Michelle is proud of the program. "If I could change one life through this, just to see the women blossom when they come to our organization is worth it." The women work in 400 Sq. Ft. of space.
The process of creating is therapeutic for the women. It provides them with a sense of purpose and allows them to express themselves. To have someone take them by the hand and say, "You can do this, you got this." It means the world to them.
What Were Some Of Your Biggest Challenges
Bags To Butterflies is a newer organization. It's been in existence for only four years. The hardest part of the process is space and community. The community is having a hard time embracing the organization and its initiatives. Michelle says, "These women and men who are incarcerated could be our sisters, our neighbors."
The donors are concerned the women will steal or hurt them. But Michelle says, "They are people just like all of us, I don't judge them. I don't ask them about their past. I ask them, where do you see yourself from this point forward?" She would like the women to engage with the community more to tell their stories.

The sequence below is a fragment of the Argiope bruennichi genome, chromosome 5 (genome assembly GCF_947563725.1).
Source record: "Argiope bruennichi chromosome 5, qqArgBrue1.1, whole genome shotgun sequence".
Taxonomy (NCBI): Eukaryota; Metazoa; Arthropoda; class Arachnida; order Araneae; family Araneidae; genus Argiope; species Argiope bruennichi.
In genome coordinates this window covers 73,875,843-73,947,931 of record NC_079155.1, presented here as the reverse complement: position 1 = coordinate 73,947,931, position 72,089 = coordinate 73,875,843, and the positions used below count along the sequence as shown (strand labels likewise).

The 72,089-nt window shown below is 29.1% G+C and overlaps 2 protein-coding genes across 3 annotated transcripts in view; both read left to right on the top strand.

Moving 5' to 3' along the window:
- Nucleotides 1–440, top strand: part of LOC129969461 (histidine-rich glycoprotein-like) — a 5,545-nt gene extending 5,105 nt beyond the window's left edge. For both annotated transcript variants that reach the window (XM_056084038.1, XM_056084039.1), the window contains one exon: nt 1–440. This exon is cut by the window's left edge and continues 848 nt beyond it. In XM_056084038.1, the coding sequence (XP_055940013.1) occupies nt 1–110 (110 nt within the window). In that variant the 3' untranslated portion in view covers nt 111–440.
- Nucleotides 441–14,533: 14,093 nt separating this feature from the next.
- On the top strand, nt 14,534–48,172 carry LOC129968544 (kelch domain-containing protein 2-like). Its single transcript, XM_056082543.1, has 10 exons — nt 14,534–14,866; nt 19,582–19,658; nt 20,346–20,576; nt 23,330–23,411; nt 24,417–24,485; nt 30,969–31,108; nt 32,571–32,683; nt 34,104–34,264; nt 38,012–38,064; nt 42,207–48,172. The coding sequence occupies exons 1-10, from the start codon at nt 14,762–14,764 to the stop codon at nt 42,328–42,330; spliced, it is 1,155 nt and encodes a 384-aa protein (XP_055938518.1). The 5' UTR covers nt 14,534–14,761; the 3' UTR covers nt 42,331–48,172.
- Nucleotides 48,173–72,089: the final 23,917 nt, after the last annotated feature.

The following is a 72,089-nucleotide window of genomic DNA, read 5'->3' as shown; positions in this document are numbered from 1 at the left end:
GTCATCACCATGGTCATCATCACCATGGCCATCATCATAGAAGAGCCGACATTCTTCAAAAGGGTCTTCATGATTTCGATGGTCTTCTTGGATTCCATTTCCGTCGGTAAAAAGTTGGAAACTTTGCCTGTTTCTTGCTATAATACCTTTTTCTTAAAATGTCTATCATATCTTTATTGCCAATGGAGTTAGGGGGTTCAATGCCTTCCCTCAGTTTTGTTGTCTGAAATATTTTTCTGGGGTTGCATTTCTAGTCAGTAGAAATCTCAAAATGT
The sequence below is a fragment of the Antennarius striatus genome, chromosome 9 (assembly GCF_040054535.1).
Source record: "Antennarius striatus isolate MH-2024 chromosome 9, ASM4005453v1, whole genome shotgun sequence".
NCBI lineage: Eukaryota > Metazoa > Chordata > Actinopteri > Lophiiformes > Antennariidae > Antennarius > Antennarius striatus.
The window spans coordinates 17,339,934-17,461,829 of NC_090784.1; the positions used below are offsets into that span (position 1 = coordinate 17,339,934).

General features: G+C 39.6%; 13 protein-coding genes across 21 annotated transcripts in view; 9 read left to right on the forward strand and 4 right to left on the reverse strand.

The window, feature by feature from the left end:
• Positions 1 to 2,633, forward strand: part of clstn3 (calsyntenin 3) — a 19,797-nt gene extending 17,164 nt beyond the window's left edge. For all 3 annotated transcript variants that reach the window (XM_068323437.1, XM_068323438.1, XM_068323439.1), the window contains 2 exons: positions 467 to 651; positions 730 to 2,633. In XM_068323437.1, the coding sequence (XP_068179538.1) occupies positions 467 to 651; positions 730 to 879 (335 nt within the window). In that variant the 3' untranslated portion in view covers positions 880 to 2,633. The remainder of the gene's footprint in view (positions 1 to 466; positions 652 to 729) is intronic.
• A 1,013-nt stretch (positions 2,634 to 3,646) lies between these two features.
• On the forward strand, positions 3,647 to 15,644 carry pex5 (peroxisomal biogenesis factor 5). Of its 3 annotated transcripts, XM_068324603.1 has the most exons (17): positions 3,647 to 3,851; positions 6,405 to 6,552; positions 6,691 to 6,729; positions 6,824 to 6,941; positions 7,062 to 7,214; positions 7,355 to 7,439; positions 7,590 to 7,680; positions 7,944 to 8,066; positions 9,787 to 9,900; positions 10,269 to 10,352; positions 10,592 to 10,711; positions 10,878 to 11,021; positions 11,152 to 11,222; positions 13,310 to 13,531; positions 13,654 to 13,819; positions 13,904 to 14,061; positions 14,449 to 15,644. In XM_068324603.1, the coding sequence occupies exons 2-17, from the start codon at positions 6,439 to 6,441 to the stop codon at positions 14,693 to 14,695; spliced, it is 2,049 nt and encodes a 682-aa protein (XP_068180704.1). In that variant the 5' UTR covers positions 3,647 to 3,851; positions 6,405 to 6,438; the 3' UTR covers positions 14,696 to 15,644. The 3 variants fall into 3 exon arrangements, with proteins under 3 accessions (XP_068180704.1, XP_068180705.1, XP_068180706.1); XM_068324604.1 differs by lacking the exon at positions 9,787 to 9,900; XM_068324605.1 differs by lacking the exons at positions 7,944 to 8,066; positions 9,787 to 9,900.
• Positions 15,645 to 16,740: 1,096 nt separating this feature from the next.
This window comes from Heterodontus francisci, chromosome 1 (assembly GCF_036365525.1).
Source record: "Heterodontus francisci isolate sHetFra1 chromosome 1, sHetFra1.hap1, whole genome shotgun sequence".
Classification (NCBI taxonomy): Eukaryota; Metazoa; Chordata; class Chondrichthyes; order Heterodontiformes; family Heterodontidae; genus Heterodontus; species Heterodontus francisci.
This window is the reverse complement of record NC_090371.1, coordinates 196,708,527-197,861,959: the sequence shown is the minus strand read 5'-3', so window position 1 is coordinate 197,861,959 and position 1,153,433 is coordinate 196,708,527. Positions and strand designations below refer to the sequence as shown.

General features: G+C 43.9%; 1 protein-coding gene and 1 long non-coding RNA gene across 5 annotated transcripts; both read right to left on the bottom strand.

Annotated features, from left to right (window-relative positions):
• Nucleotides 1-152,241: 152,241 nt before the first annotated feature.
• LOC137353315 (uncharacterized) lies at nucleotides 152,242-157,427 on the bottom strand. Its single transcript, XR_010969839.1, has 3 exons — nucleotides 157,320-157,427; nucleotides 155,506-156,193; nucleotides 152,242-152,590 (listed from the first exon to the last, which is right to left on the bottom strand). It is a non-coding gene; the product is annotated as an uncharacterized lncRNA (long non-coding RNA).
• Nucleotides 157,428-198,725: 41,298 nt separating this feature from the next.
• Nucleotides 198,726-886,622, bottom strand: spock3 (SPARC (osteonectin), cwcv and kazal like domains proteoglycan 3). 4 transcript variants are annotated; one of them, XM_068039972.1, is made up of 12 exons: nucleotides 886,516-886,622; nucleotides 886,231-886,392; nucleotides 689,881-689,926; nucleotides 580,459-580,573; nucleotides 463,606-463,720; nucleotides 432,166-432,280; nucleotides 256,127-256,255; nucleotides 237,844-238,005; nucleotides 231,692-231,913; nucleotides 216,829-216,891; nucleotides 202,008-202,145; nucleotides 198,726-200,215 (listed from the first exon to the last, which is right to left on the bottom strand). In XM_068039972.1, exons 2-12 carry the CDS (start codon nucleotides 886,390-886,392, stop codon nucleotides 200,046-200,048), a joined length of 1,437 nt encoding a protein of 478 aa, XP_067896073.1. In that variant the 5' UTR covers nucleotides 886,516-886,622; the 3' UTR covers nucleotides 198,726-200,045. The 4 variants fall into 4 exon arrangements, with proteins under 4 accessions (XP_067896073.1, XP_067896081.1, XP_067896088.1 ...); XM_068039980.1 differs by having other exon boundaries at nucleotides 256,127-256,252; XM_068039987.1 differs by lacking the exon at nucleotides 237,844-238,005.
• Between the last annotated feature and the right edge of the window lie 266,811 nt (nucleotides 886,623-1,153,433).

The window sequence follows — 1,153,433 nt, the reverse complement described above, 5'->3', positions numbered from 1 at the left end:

Michelle shared a heartwarming story about a woman who stopped going to the program. When she finally connected with her, the woman said she was scared because everything was new. But also, commuting to the program frightened her. Michelle picked her up and took her to the program for her first day. These women need someone to believe in them and some encouragement.
She recalled another time when a woman bought one of the bags. She shared a story about her son. He was in prison for ten years, but he never wrote her back. After hearing the women's stories, she found closure as to why her son never responded. He passed away in prison.
Michelle would like to introduce more programs and teach the women the necessary skills to become entrepreneurs. But, the lack of funding continues to slow them down. They sell their handbags at community events and fairs. Winning the pitch competition is a step forward.
Walk Us Through Preparing For The Pitch Competition
Michelle has pitched before. But she didn't win. Now, she has more confidence to stand in front of an audience to share her story. Michelle says, Shelly Bell, the founder of Black Girl Ventures, "Shelly has an awesome personality. She made us feel warm and welcomed. Everyone's communication was great. She encouraged us to do the best that we can."
Michelle almost didn't pitch that night. That week there was Detroit homecoming, and she felt too exhausted to attend. But she thought about Charlene.
Her most promising student passed away from breast cancer recently. She spent 41 years of her life incarcerated. When she asked Charlene how she survived, she said, "I never gave up."